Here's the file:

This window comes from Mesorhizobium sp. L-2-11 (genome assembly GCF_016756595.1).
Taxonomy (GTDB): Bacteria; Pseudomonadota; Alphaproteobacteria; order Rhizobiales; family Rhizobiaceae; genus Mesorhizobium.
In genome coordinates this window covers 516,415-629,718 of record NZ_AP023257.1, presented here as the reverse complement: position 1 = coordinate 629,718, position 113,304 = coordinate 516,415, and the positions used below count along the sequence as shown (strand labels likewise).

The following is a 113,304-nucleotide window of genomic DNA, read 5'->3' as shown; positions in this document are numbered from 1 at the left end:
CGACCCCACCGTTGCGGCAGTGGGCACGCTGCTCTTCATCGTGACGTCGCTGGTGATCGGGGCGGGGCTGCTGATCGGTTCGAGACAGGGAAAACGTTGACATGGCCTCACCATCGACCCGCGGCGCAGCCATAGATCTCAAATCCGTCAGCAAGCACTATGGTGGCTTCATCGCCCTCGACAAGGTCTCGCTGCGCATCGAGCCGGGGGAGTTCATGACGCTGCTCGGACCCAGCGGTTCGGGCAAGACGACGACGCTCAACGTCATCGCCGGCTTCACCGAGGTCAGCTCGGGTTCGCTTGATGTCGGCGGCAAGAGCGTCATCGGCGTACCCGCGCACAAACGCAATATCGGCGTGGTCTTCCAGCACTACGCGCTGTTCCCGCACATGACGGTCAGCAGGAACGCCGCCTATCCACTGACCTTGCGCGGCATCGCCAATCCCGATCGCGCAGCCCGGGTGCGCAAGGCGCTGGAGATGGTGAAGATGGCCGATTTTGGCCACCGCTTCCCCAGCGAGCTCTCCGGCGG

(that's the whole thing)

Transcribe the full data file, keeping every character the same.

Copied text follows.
This window comes from Mesorhizobium sp. L-2-11 (genome assembly GCF_016756595.1).
Taxonomy (GTDB): Bacteria; Pseudomonadota; Alphaproteobacteria; order Rhizobiales; family Rhizobiaceae; genus Mesorhizobium.
In genome coordinates this window covers 516,415-629,718 of record NZ_AP023257.1, presented here as the reverse complement: position 1 = coordinate 629,718, position 113,304 = coordinate 516,415, and the positions used below count along the sequence as shown (strand labels likewise).

The following is a 113,304-nucleotide window of genomic DNA, read 5'->3' as shown; positions in this document are numbered from 1 at the left end:
CGACCCCACCGTTGCGGCAGTGGGCACGCTGCTCTTCATCGTGACGTCGCTGGTGATCGGGGCGGGGCTGCTGATCGGTTCGAGACAGGGAAAACGTTGACATGGCCTCACCATCGACCCGCGGCGCAGCCATAGATCTCAAATCCGTCAGCAAGCACTATGGTGGCTTCATCGCCCTCGACAAGGTCTCGCTGCGCATCGAGCCGGGGGAGTTCATGACGCTGCTCGGACCCAGCGGTTCGGGCAAGACGACGACGCTCAACGTCATCGCCGGCTTCACCGAGGTCAGCTCGGGTTCGCTTGATGTCGGCGGCAAGAGCGTCATCGGCGTACCCGCGCACAAACGCAATATCGGCGTGGTCTTCCAGCACTACGCGCTGTTCCCGCACATGACGGTCAGCAGGAACGCCGCCTATCCACTGACCTTGCGCGGCATCGCCAATCCCGATCGCGCAGCCCGGGTGCGCAAGGCGCTGGAGATGGTGAAGATGGCCGATTTTGGCCACCGCTTCCCCAGCGAGCTCTCCGGCGG